Community officials say thousands of fire evacuees from High Level, Alta., as well as the surrounding areas of Mackenzie County and several Dene Tha' First Nation communities will be allowed to return home on Monday.
The announcement was made on the Town of High Level's Facebook page Sunday, and was accompanied by a video with municipal leaders from the town, county and First Nation, along with Premier Jason Kenney, at a firefighting command post.
"Live from the forestry base, we have some excellent news to tell you today. We want to tell everybody that yes, you can come home," High Level Mayor Crystal McAteer said in the video.
Entry gates from the north and the east of High Level, which is about 600 kilometres northeast of Edmonton, will open at 10 a.m. Monday, she said.
The Chuckegg Creek fire, which has been threatening the area and is the largest wildfire in the province, is close to 2,800 square kilometres in size and remains out of control. However, firefighters have built fire breaks and conducted controlled burns to protect the communities since the evacuation order was made two weeks ago. No homes or businesses in High Level have been damaged.
The announcement means over 4,000 people can return home.
McAteer said in the video that while the mandatory evacuation order will be lifted, an evacuation alert will remain in place, meaning residents should be ready to leave again at short notice if the fire threat returns.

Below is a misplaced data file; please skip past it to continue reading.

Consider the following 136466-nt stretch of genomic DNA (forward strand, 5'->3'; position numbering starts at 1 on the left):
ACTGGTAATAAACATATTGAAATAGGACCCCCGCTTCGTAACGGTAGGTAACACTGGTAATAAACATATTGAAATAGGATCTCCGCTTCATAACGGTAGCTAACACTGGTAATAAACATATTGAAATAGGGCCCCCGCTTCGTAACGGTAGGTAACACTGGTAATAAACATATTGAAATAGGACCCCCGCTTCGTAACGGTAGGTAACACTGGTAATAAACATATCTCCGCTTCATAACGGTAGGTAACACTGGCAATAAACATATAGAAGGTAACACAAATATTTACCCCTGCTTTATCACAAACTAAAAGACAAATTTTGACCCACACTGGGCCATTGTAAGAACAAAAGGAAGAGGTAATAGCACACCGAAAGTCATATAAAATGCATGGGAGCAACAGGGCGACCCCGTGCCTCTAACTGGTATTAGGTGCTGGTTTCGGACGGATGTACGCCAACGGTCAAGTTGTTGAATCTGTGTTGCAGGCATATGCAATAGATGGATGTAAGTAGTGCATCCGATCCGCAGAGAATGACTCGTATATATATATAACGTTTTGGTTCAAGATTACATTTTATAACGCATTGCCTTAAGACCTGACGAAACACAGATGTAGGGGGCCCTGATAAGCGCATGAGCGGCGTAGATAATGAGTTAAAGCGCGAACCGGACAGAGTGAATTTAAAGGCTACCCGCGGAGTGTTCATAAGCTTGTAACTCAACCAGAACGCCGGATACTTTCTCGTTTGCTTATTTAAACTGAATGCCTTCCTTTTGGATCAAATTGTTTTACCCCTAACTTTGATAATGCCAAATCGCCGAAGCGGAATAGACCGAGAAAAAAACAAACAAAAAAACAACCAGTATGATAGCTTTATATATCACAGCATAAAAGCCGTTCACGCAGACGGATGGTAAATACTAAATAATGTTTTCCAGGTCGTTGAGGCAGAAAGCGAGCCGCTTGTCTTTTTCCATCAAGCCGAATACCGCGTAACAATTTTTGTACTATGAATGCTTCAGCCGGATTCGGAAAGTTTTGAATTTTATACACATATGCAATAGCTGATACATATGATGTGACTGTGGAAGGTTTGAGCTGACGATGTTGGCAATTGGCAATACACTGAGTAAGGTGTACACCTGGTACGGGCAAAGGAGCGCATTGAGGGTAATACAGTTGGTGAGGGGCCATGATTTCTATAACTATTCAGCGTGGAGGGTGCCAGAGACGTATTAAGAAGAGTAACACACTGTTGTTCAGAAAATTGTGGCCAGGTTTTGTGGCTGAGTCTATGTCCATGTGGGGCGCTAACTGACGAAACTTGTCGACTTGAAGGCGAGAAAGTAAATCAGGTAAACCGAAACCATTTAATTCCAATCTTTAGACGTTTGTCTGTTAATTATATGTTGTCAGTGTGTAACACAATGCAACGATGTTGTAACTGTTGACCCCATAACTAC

"Please be cognizant of the fact that we are on alert and you may have to leave sometime. You may not have to leave at all, but stay on alert," McAteer said, adding that grocery stores, banks and hospitals will be open.
"Everything's ready so when you come back tomorrow, we'll be very excited to see you," McAteer said.
Evacuees in Mackenzie County and the Dene Tha' First Nation communities of Bushe River, Meander River and Chateh can also return.
"Everybody make sure that they travel safely, there's going to be lots of vehicles on the road and I wish you all a safe journey and welcome home tomorrow," Dene Tha' Chief James Ahnassay said in the video.
The Town of High Level noted in the Facebook announcement that returning evacuees will receive a re-entry package with information such as how to flush taps to clear stagnant water, as well as how and where to dispose of spoiled food.
Kenney commended the local leaders for their "bravery, strong leadership and remarkable confidence under tremendous pressure." He also thanked the province's wildfire service and other agencies that co-operated to protect the communities and surrounding farmland.
"You know things were looking very bad here a couple of weeks ago and remarkable structural work was done to build fire defences around the community. But really what we've seen here is a tremendous example of strong local leadership," the premier said.
Smoke from the fire, as well as several others which continue to burn out of control in northern Alberta, have blown south in the past week and obscured visibility and prompted air quality warnings in Edmonton and Calgary.
Residents of Slave Lake, which was partially destroyed by a wildfire in 2011 and where many of the evacuees from High Level have been housed, remain on an eight-hour evacuation alert due to fires burning about 33 kilometres to the northeast.